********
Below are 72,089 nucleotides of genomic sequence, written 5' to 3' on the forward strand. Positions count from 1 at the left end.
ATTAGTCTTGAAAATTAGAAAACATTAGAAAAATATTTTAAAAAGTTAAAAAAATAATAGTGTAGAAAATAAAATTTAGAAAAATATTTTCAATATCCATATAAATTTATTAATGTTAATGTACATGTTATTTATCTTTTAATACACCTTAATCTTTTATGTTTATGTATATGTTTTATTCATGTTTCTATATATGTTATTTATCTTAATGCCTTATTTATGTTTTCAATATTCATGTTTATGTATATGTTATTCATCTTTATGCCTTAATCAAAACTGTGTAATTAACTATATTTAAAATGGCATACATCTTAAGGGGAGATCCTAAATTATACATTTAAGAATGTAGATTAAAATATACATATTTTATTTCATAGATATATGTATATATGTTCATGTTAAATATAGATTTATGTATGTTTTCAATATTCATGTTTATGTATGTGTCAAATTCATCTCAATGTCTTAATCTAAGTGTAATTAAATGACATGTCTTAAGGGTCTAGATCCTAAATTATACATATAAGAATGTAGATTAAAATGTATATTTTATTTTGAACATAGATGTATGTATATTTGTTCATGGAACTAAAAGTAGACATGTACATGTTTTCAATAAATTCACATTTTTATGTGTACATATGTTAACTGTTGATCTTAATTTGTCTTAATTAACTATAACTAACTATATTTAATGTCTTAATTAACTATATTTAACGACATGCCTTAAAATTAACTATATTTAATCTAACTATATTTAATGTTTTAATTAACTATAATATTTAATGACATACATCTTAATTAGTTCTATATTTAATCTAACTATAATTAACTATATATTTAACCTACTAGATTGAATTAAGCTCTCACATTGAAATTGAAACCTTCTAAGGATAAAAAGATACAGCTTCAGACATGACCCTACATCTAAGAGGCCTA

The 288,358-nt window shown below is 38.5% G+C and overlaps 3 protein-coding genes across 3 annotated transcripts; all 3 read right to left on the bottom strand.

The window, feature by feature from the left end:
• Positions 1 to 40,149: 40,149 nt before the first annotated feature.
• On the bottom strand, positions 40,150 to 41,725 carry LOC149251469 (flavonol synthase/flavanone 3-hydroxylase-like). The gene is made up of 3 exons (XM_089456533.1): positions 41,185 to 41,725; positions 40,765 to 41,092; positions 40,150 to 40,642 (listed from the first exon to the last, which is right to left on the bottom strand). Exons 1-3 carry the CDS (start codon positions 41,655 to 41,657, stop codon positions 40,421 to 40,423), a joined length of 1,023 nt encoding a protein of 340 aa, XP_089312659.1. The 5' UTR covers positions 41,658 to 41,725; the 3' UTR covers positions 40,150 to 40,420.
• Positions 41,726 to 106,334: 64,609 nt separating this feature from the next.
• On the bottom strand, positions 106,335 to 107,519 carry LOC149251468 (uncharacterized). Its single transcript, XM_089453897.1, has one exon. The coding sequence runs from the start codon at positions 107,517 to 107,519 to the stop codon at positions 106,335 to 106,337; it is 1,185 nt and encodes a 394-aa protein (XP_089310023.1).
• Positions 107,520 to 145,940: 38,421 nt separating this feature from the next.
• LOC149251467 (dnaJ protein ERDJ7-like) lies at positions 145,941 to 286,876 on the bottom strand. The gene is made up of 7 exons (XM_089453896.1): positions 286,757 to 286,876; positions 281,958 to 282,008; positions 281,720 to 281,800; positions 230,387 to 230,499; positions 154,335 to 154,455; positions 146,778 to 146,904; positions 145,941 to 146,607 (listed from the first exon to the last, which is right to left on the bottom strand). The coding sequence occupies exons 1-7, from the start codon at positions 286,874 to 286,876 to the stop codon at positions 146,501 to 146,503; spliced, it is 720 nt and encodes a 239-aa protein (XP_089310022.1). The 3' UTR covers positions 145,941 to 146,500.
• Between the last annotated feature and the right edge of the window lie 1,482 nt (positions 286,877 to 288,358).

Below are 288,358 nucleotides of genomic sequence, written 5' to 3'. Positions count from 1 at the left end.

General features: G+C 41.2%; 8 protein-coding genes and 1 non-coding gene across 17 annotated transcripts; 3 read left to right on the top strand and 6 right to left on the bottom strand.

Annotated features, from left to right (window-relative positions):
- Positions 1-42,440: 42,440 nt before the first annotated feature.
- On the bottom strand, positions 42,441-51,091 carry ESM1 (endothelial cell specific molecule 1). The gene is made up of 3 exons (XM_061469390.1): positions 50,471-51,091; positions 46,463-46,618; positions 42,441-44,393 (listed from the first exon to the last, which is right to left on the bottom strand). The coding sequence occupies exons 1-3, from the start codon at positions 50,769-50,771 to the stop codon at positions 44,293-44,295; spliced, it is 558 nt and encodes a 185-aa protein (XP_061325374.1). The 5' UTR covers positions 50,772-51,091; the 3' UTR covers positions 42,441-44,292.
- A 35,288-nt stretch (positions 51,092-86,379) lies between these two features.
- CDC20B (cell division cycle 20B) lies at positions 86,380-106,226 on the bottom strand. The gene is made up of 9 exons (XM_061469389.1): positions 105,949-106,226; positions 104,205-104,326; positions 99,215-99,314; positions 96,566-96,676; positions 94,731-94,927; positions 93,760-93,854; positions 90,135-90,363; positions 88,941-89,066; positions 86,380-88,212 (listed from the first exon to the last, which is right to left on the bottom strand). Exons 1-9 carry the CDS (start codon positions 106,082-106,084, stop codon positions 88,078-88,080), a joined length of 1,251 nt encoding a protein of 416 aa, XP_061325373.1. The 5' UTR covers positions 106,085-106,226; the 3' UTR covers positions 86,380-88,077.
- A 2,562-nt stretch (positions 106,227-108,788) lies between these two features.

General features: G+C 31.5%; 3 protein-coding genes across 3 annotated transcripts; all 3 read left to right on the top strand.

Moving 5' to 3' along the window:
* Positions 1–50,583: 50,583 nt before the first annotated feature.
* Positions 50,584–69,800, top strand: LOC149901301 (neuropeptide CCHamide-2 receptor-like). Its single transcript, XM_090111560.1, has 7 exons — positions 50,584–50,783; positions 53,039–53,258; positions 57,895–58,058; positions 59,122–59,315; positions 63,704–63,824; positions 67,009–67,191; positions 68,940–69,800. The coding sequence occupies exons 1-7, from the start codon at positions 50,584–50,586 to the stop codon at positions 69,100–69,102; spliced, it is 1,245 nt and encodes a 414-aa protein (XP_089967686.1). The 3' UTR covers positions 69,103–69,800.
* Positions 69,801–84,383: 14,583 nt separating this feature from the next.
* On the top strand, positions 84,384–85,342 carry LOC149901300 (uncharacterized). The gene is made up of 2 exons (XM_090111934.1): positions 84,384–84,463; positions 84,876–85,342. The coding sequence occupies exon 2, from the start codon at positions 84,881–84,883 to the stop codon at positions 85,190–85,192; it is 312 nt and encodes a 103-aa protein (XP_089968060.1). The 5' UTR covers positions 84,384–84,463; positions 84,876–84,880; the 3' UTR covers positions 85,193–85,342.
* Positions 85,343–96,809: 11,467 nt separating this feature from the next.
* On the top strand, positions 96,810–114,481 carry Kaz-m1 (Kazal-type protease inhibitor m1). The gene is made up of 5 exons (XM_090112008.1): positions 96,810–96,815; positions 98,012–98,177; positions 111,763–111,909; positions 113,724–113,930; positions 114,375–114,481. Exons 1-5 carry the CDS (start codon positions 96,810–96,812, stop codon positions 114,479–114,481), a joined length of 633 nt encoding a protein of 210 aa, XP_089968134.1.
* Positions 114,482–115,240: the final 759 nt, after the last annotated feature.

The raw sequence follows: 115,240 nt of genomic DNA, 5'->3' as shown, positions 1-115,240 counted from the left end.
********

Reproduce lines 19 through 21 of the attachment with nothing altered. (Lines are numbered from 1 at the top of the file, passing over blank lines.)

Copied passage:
- A 2,562-nt stretch (positions 106,227-108,788) lies between these two features.

General features: G+C 31.5%; 3 protein-coding genes across 3 annotated transcripts; all 3 read left to right on the top strand.

Moving 5' to 3' along the window: